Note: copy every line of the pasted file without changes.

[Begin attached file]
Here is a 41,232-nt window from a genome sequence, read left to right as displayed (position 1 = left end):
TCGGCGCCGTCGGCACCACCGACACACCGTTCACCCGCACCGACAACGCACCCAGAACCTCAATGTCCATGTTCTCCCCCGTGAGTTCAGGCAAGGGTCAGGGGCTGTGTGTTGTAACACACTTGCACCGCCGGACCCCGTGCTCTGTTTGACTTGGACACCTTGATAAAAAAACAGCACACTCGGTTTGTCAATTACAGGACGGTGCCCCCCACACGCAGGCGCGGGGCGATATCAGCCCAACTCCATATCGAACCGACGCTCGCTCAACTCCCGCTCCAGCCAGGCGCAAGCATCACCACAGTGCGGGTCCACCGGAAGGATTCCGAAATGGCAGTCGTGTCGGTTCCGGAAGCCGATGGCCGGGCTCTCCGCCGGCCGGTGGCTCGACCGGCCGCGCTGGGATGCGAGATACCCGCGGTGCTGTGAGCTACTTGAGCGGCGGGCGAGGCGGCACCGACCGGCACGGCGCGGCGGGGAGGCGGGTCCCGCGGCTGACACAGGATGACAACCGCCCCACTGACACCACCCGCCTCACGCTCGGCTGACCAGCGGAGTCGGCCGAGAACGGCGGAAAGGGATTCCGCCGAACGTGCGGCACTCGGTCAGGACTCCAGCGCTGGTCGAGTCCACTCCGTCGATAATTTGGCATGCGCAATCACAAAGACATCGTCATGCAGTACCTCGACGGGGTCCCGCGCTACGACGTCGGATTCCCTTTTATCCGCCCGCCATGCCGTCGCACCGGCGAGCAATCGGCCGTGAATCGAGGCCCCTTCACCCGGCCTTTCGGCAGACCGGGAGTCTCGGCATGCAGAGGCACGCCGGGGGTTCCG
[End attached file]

Here is a 41,232-nt window from a genome sequence, read left to right as displayed (position 1 = left end):
TCGGCGCCGTCGGCACCACCGACACACCGTTCACCCGCACCGACAACGCACCCAGAACCTCAATGTCCATGTTCTCCCCCGTGAGTTCAGGCAAGGGTCAGGGGCTGTGTGTTGTAACACACTTGCACCGCCGGACCCCGTGCTCTGTTTGACTTGGACACCTTGATAAAAAAACAGCACACTCGGTTTGTCAATTACAGGACGGTGCCCCCCACACGCAGGCGCGGGGCGATATCAGCCCAACTCCATATCGAACCGACGCTCGCTCAACTCCCGCTCCAGCCAGGCGCAAGCATCACCACAGTGCGGGTCCACCGGAAGGATTCCGAAATGGCAGTCGTGTCGGTTCCGGAAGCCGATGGCCGGGCTCTCCGCCGGCCGGTGGCTCGACCGGCCGCGCTGGGATGCGAGATACCCGCGGTGCTGTGAGCTACTTGAGCGGCGGGCGAGGCGGCACCGACCGGCACGGCGCGGCGGGGAGGCGGGTCCCGCGGCTGACACAGGATGACAACCGCCCCACTGACACCACCCGCCTCACGCTCGGCTGACCAGCGGAGTCGGCCGAGAACGGCGGAAAGGGATTCCGCCGAACGTGCGGCACTCGGTCAGGACTCCAGCGCTGGTCGAGTCCACTCCGTCGATAATTTGGCATGCGCAATCACAAAGACATCGTCATGCAGTACCTCGACGGGGTCCCGCGCTACGACGTCGGATTCCCTTTTATCCGCCCGCCATGCCGTCGCACCGGCGAGCAATCGGCCGTGAATCGAGGCCCCTTCACCCGGCCTTTCGGCAGACCGGGAGTCTCGGCATGCAGAGGCACGCCGGGGGTTCCG